In 2014 the afternoon news at 12:45 was rebranded as The 12:30 and now runs for 30 minutes Monday to Friday. In June 2015, TV3 Group confirmed it would extend its Ireland AM format into the weekends. From August 2015, the station began broadcasting Weekend AM live providing up to six hours live content on the weekends.[33]

Reality and entertainment programming[edit]


The channel's first attempt at a travel show was Messrs Tylak and Rooney in which Joe Rooney and Paul Tykla traveled around Ireland's tourist spots.

In 2000, TV3 commissioned the dating game Perfect Match hosted by Twink (Adele King), which only aired for one season.

From 2001 TV3 began to produce Irish versions of hit international television shows including The Weakest Link hosted by Eamon Dunphy.

Other entertainment shows included a film show, Take 3.


In May 2002, Haunted House started out with about 26 contestants who would be ultimately voted out of the house by the public. The tasks were similar to those of I'm a Celebrity...Get Me Out of Here!.[34]

In 2003, TV3 launched the ill-fated The Dunphy Show presented by Eamon Dunphy, which was built up to be a contender with RTÉ One's The Late Late Show.

TV3 also launched a weekly movie review show called Popcorn.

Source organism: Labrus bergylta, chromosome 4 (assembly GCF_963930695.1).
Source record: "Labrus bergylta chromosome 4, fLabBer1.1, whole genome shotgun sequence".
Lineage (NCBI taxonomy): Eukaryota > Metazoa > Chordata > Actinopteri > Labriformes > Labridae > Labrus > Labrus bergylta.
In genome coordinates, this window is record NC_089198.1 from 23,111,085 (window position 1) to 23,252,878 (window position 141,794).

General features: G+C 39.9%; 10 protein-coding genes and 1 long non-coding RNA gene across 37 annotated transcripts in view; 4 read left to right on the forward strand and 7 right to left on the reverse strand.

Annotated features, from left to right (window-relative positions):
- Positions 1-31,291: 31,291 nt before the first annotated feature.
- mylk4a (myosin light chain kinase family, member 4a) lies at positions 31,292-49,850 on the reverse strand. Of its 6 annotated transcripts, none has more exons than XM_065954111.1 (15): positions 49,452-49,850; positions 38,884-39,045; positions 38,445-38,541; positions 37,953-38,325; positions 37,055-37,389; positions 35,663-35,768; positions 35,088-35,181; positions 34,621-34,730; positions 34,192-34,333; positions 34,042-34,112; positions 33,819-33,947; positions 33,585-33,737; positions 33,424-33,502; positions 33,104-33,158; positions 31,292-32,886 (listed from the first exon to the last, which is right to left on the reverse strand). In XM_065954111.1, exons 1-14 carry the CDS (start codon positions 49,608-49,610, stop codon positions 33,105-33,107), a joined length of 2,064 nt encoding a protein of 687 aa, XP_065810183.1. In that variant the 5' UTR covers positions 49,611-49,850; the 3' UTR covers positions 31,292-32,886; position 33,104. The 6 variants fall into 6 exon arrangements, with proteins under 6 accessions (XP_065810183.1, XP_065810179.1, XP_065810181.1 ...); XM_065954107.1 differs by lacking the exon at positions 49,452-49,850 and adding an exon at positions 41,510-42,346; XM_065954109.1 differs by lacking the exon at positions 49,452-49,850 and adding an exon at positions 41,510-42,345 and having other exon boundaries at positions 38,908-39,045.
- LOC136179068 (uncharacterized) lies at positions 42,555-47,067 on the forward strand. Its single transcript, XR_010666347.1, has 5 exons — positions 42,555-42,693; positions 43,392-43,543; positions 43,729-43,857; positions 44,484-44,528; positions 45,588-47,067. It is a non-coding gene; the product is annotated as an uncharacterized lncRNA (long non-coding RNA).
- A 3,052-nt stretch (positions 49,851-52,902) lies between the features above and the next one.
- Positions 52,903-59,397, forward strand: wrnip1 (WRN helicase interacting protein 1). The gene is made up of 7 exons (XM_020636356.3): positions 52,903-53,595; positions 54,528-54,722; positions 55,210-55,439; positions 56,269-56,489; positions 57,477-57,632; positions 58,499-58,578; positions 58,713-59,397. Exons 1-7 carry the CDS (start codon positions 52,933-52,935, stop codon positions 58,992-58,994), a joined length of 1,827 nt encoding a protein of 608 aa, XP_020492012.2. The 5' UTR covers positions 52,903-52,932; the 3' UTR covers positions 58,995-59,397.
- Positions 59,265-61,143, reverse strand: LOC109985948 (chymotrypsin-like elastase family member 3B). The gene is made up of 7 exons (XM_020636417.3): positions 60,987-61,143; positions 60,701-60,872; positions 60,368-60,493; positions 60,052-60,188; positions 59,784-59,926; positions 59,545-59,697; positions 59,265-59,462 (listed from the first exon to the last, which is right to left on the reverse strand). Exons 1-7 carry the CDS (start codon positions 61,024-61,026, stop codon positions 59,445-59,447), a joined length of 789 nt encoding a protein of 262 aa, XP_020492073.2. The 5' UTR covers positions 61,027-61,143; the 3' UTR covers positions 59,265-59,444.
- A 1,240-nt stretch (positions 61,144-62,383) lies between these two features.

In 2005, TV3 made a second attempt at launching another late night talk show every Wednesday at 22:00 hosted by Brendan Courtney called The Brendan Courtney Show. It was somewhat successful and ran for two seasons.

In the same year the channel launched a property based show hosted by Richard Eberle and Maura Derrane called The Property Game. Similar to other European broadcasters TV3 began to produce its own reality based TV series.

In 2006 TV3 produced its second reality TV series. The Box, fronted by Keith Duffy, debuted on Monday 9 October 2006.[35]


From 2007 TV3 continued its commitment to increase its Irish entertainment output. In April 2007, the channel launched the female-skewed news entertainment show Xposé airing weeknights at 18:00.

An Irish version of Deal or No Deal which ran for one season in association with the Irish National Lottery was launched in 2009. It was produced by Endemol for TV3.[36]

As part of the autumn-winter schedule in 2008, TV3 aired the Irish version of the internationally successful The Apprentice. This proved to be very successful for TV3. The series aired on the channel between 2008 and 2012. It also led to spin-off shows called The Apprentice: You're Fired! and The Apprentice: At Home.

In 2009 entertainment news anchor Lorraine Keane left Xposé, which resulted in a reality TV show called Total Xposure which focused on a nationwide search for a new presenter.

TV3 began to air an Irish version of the international dating show Take Me Out from 2010.[37] The series was presented by radio DJ Ray Foley.

In 2011, Adele King was expected to host an agony aunt talkshow, Give Adele a Bell; this has not aired on TV3. Alan Hughes Family Fortunes aired on the channel in 2011 along with an Irish version of Mastermind.[38]

On 7 June 2010 TV3 introduced Celebrity Salon, in which each season focuses on six celebrities who have to complete daily tasks in relation to the beauty industry.[39] The celebrities who appeared in the show's first season included Brian Dowling, Pippa O'Connor, Leigh Arnold, Virginia Macari, Celia Holman Lee and Breffny Morgan.